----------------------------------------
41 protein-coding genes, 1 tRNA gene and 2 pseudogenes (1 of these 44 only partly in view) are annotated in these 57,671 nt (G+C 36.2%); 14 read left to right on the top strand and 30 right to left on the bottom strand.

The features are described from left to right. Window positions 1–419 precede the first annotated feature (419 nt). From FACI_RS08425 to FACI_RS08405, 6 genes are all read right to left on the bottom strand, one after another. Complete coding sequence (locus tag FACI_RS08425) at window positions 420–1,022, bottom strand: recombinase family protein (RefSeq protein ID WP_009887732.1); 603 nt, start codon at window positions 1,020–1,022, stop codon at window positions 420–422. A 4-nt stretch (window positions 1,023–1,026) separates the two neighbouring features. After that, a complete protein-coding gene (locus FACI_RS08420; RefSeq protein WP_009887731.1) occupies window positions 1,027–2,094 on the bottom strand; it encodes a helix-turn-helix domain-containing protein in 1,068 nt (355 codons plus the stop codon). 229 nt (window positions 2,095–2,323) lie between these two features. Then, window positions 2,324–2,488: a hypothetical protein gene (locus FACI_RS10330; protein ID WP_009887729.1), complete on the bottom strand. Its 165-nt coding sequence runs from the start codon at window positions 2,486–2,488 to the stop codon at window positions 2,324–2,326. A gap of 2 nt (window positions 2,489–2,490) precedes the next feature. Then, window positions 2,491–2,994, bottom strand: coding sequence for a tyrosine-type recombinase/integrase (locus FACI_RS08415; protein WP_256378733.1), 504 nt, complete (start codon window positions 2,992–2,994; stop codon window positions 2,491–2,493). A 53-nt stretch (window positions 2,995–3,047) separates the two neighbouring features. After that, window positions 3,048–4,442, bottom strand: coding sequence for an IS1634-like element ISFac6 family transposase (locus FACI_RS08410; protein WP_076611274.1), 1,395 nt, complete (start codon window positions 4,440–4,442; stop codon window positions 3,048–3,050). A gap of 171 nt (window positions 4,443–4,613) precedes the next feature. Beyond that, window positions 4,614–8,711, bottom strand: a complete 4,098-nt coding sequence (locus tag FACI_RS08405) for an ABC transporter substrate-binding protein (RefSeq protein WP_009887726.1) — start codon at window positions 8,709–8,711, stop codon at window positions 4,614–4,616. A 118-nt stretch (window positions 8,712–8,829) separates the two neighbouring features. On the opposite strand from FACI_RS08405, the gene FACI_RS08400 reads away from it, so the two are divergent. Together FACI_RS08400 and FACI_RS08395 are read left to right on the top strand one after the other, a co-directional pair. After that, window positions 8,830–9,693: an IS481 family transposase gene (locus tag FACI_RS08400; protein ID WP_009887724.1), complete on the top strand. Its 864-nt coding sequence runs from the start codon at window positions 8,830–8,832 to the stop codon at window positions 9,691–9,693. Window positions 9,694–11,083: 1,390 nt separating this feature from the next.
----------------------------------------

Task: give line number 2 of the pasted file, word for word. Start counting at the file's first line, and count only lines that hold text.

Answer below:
The features are described from left to right. Window positions 1–419 precede the first annotated feature (419 nt). From FACI_RS08425 to FACI_RS08405, 6 genes are all read right to left on the bottom strand, one after another. Complete coding sequence (locus tag FACI_RS08425) at window positions 420–1,022, bottom strand: recombinase family protein (RefSeq protein ID WP_009887732.1); 603 nt, start codon at window positions 1,020–1,022, stop codon at window positions 420–422. A 4-nt stretch (window positions 1,023–1,026) separates the two neighbouring features. After that, a complete protein-coding gene (locus FACI_RS08420; RefSeq protein WP_009887731.1) occupies window positions 1,027–2,094 on the bottom strand; it encodes a helix-turn-helix domain-containing protein in 1,068 nt (355 codons plus the stop codon). 229 nt (window positions 2,095–2,323) lie between these two features. Then, window positions 2,324–2,488: a hypothetical protein gene (locus FACI_RS10330; protein ID WP_009887729.1), complete on the bottom strand. Its 165-nt coding sequence runs from the start codon at window positions 2,486–2,488 to the stop codon at window positions 2,324–2,326. A gap of 2 nt (window positions 2,489–2,490) precedes the next feature. Then, window positions 2,491–2,994, bottom strand: coding sequence for a tyrosine-type recombinase/integrase (locus FACI_RS08415; protein WP_256378733.1), 504 nt, complete (start codon window positions 2,992–2,994; stop codon window positions 2,491–2,493). A 53-nt stretch (window positions 2,995–3,047) separates the two neighbouring features. After that, window positions 3,048–4,442, bottom strand: coding sequence for an IS1634-like element ISFac6 family transposase (locus FACI_RS08410; protein WP_076611274.1), 1,395 nt, complete (start codon window positions 4,440–4,442; stop codon window positions 3,048–3,050). A gap of 171 nt (window positions 4,443–4,613) precedes the next feature. Beyond that, window positions 4,614–8,711, bottom strand: a complete 4,098-nt coding sequence (locus tag FACI_RS08405) for an ABC transporter substrate-binding protein (RefSeq protein WP_009887726.1) — start codon at window positions 8,709–8,711, stop codon at window positions 4,614–4,616. A 118-nt stretch (window positions 8,712–8,829) separates the two neighbouring features. On the opposite strand from FACI_RS08405, the gene FACI_RS08400 reads away from it, so the two are divergent. Together FACI_RS08400 and FACI_RS08395 are read left to right on the top strand one after the other, a co-directional pair. After that, window positions 8,830–9,693: an IS481 family transposase gene (locus tag FACI_RS08400; protein ID WP_009887724.1), complete on the top strand. Its 864-nt coding sequence runs from the start codon at window positions 8,830–8,832 to the stop codon at window positions 9,691–9,693. Window positions 9,694–11,083: 1,390 nt separating this feature from the next.